Making Meetings Count

by Zach Montroy

Is it even worth it to state that everyone hates meetings? Truth be told, I tried to think of a joke and couldn’t even come up with any “office meeting humor” that doesn’t immediately cause groans. That’s why tools like Slack and Loom exist – to eliminate as many meetings as possible, right? But here’s the catch – if you ever lead any sort of team, you know the truth – sometimes we need to get together to talk.

It’s an ugly truth, but it’s unavoidable – meetings can’t be entirely eliminated. However, we can eliminate meetings that suck everyone’s time for little to no benefit. There is a way to create weekly touch points with your team that are built on effective communication. These types of meetings – let’s call them “Weekly Syncs” – can be wildly helpful in tracking progress, addressing challenges, and staying focused on objectives

Let’s do a meeting rebrand.

The Purpose of the Weekly Sync:

If done correctly, the Weekly Sync will actually save time for the entire organization. If you’re strategic about addressing objectives, opportunities, and obstacles in this short, set weekly time slot, you can avoid urgent side-conversations that disrupt productivity during the rest of the time.

Further – as a great leader, you need to communicate with your people. You need to stay in touch with their highs, lows, success, and challenges. Any separation leaves you at risk of losing their trust, and thereby their productivity and talent. A Weekly Sync lets everyone know that they can expect a time to talk through any pressing issues.

Implementing the Weekly Sync

The Weekly Sync meeting is initially recommended for the executive or senior leadership team before cascading down to departmental teams. Here are some best practices for conducting effective Weekly Syncs:

  1. Operator’s Meeting:

Designate an Operator who will lead the meeting. They can delegate facilitation, assign a scribe, or take charge of running the session. This individual ensures the meeting runs smoothly and stays on track.

  1. Consistency and Timeliness:

Schedule the Weekly Sync meeting for the same time each week, with a predetermined length. Start and end the meeting promptly to respect everyone’s time and encourage punctuality.

  1. Mandatory Attendance:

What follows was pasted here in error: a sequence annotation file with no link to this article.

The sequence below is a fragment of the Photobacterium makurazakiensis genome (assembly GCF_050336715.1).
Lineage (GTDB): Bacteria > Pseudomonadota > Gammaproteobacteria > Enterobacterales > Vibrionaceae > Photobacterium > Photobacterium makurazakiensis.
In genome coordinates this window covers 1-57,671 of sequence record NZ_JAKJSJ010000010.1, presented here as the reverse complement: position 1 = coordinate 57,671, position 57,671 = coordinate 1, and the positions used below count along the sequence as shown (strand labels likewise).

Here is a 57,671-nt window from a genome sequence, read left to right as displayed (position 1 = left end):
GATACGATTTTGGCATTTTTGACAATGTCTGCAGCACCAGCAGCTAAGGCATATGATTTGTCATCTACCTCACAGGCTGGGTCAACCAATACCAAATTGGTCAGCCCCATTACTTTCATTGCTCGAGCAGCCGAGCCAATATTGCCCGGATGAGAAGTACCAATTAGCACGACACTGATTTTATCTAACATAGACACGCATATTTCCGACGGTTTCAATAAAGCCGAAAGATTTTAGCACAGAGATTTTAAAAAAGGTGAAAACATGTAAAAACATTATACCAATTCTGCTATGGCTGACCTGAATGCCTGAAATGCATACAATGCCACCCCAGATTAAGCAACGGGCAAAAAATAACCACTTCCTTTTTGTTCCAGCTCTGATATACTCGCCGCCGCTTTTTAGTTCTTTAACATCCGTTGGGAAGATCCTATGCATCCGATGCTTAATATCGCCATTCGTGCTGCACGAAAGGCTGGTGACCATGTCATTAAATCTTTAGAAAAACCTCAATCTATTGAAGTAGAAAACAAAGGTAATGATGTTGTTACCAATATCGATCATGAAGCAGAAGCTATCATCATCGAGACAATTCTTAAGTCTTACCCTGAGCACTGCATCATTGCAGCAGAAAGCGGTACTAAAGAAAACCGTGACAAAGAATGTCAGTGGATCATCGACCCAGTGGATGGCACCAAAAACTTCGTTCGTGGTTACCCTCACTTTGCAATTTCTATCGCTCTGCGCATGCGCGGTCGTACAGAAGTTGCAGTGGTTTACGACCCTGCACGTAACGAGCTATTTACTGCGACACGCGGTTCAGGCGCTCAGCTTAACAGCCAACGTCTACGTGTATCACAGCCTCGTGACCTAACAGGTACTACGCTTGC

Make attendance mandatory for all team members involved. This ensures that critical information is shared, and everyone remains aligned on objectives and progress.

  1. Open and Honest Communication:

Foster an environment of open and honest communication during the meeting. Encourage team members to share their perspectives, challenges, and ideas without fear of judgment. This enables collaborative problem-solving and creates a culture of trust.

  1. Operator as Tie-Breaker:

In case of unresolved issues or disagreements, empower the Operator to act as a tie-breaker. Their role is to make the final decision or guide the team towards a resolution.

  1. Defining Key Terms:

To facilitate effective discussions during the Weekly Sync, establish clear definitions for key terms:

  1. Opportunities & Obstacles:

These refer to challenges, problems, or potential issues that team members identify, which may impact the organization positively or negatively. Maintain a shared list where Opportunities & Obstacles are recorded. Anyone can add items to the list, but the team collectively decides which ones to prioritize during the meeting.

  1. D.A.T. Method:

D.A.T. stands for Define the Opportunity, Align to S2 Roadmap, and Take Action. It serves as a structured approach for addressing Opportunities during the meeting.

Now, let’s get into the nitty gritty…

Recommended Agenda for the Weekly Sync:

The agenda for the Weekly Sync meeting may vary depending on the team’s size and the organization’s maturity. Here is a suggested agenda to help structure the session:

  • Connect (10 mins):
    • Share one word to describe how you’re feeling.
    • Discuss the biggest win from the previous week.
    • Give shout-outs to team members exemplifying core values.
  • Cadence (5-10 mins):
    • Review the scoreboard, addressing any items that have been off-track for more than 2 weeks by adding them to the Opportunities list.
    • Review Objectives, responding only if they are on-track or off-track.
    • Note completed or pending actions, typically allowing 7 days for completion. Overdue actions can be dropped or given additional time based on team consensus.
  • Opportunities (45-60 mins):
    • Prioritize the Opportunities & Obstacles list and choose three to focus on during the meeting.
    • Utilize the D.A.T. method to address each user opportunity. Define the Opportunity by clearly articulating the issue or idea at hand, ensuring everyone has a common understanding.
    • Align to S2 Roadmap. Evaluate how the identified opportunity aligns with the organization’s strategic roadmap and objectives. Consider the potential impact and relevance to prioritize effectively.
    • Take Action. Determine actionable steps to address the opportunity, assign responsibilities, and set deadlines. Ensure that decisions are documented and communicated to the relevant stakeholders.
  • Commit and Conclude (5-10 mins):
    • Review new actions assigned during the meeting, clarifying any potential ambiguities.
    • Rate the Sync meeting as a team, using a scale of 1-4 to evaluate its effectiveness and identify areas for improvement.

Application of the Weekly Sync:

Encourage your team to leverage the S2 Sync™ app, which provides guidance throughout the agenda and serves as a central hub for recording data and outcomes from these conversations. This helps streamline information and facilitates better collaboration.

I hope this sets the tone for some rebranded meetings within your organization. If you need  more assistance, we’re here to help. Schedule a consult with us.

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